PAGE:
In the 21st century, when young black men see footage of other black men getting shot by cops, the thinking is: ‘that could easily be me.’
In 1955, the image of Emmett Till’s battered body in an open casket sent the same message to young black men across the country. It’s an image that made a deep impression on writer John Edgar Wideman, who was thinking about writing a novel based on the Till case. That changed when he came across the story of Louis Till, Emmett's father, who shared the same fate as his son: being betrayed by the justice system.
It’s the subject of Wideman's new book: "Writing to Save a Life: The Louis Till File." Wideman joined Boston Public Radio to discuss the book and Till's legacy.
On the case of Emmett Till and his father, Louis
WIDEMAN: Emmett Till was a young man, 14 years old, who had relatives in Mississippi, his mother was from Mississippi. It was summertime. He went down to visit his uncle. Allegedly he ‘bothered'—I think that’s the safest word—a white woman who was a clerk in a store. Her husband and his brother in law went to Louis till’s uncle’s home, kidnapped Till in the middle of the night, at gunpoint, flashlight, took him out. The next time Till’s family found him, [Till's uncle] Mose Wright, saw him in the bottom of a boat, crushed, and beaten, bullet hole in his head, dead two or three days.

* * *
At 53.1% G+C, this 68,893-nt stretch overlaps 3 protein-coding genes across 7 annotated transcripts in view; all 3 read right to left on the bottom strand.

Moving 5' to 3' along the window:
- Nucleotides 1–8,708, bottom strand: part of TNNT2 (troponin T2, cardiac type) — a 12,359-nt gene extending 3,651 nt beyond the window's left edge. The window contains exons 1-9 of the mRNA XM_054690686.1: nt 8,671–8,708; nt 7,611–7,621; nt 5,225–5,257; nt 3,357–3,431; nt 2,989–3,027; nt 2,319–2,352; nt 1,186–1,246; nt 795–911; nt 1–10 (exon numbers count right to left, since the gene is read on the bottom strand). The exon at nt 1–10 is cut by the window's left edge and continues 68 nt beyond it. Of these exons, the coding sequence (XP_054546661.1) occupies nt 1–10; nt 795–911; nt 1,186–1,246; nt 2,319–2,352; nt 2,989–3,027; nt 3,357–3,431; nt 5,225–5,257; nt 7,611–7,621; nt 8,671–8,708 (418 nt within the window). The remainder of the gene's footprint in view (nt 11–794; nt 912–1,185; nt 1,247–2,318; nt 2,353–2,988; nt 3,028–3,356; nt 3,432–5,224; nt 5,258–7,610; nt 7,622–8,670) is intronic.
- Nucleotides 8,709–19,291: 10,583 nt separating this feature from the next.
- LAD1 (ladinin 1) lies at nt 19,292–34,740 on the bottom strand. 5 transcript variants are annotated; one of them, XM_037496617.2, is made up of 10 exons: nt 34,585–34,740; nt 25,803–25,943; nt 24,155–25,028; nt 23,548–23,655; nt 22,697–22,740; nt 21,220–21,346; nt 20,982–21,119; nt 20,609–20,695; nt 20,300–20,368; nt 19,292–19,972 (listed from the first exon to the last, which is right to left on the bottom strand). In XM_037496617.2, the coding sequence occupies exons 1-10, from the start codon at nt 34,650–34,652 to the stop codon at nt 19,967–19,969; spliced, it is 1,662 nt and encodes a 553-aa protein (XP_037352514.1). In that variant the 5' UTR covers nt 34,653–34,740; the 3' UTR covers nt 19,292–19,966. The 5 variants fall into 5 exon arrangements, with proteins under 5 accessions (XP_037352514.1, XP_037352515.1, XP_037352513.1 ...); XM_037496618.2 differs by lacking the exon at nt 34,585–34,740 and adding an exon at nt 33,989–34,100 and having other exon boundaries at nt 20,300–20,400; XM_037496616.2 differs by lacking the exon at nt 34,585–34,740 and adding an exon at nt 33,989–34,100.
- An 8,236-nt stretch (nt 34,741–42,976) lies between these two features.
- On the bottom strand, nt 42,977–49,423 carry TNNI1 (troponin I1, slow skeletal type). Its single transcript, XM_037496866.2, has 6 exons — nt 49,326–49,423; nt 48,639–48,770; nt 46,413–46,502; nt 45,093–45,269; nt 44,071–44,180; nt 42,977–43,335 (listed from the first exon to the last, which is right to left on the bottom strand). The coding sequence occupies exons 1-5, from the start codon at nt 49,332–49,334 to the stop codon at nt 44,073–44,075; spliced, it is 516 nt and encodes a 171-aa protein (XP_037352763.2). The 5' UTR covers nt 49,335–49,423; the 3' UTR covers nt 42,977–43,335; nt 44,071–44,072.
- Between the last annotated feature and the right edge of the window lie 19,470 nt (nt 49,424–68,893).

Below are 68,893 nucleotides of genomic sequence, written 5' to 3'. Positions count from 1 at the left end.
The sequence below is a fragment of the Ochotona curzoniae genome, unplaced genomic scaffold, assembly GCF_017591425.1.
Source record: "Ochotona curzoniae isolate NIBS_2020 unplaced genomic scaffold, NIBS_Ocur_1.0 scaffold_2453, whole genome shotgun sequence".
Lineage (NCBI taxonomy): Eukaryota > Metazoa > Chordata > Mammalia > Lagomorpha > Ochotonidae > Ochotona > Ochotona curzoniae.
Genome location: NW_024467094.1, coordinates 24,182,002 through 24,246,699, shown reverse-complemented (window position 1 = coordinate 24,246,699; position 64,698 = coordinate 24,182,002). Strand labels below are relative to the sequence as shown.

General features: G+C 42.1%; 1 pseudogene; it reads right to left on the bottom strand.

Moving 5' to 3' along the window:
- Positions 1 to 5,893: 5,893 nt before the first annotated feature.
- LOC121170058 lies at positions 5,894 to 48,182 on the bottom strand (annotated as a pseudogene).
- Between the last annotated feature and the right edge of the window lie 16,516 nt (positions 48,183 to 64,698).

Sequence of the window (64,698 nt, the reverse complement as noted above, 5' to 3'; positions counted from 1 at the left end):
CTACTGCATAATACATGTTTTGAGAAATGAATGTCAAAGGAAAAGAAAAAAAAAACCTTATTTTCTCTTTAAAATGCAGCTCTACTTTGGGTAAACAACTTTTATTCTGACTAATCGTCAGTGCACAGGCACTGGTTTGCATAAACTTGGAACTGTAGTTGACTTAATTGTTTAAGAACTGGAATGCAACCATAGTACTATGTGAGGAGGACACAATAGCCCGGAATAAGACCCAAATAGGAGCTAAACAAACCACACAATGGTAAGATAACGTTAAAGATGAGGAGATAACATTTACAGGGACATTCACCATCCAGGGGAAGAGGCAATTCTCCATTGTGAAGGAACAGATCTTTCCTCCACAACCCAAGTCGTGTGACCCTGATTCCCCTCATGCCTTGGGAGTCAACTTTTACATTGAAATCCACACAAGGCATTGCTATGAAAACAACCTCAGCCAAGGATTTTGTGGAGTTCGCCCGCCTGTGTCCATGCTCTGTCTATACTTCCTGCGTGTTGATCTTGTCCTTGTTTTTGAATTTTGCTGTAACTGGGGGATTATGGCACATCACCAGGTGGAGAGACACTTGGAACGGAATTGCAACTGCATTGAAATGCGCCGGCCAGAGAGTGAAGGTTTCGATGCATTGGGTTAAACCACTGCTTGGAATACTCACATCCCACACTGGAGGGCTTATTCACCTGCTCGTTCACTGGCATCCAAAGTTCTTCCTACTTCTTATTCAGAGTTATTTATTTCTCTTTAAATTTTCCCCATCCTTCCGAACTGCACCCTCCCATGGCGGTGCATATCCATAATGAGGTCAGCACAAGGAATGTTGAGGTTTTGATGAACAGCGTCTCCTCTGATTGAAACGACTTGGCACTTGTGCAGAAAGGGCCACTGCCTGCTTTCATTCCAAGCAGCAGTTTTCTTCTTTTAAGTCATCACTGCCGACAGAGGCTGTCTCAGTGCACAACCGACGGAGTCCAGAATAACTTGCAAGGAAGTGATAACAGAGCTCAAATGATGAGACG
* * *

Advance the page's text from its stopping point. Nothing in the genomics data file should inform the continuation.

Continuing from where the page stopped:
Everybody knew who did it, the men who did it bragged at the time. There was later a magazine article in which they confessed for a couple thousand dollars because the trial was over and the thought they were safe. But Emmett till’s mother Mamie decided she wasn’t going to let it happen, wasn’t going to let it pass. She demanded a glass coffin, an open coffin, and thousands of thousands of people in Chicago saw the body. It became a cause celebre. She took to the road as a civil rights advocate. Many people say it’s the beginning of the contemporary civil rights movement.
As a sidebar, everybody knew who did the killing, and our government—the U.S. government—was embarrassed by the killing. It got international publicity. We’re trying to show democracy and superiority to the world to communism. Then a story like this comes out: about race, about segregation, about violence. All the wrong messages to the third world (we didn’t even know it would be called the third world then, but it was.) Anyway, pressure on state of Mississippi [led them to say] 'yes, we’ll have another trial, we’ll indict these tow murderers for kidnapping.' Everybody knew the kidnapping had happened and the evidence was on the minutes of the original trial, but the government leaked Louis Till, the father of Emmett Till’s, private service file, his Army service file. It turns out Louis Till was convicted of rape and murder in Italy in 1945. Once that news hit the circuit, there was no chance the killers would be indicted on kidnapping charges and went scot-free.
On experience seeing the photograph of Till's body for the first time in 1955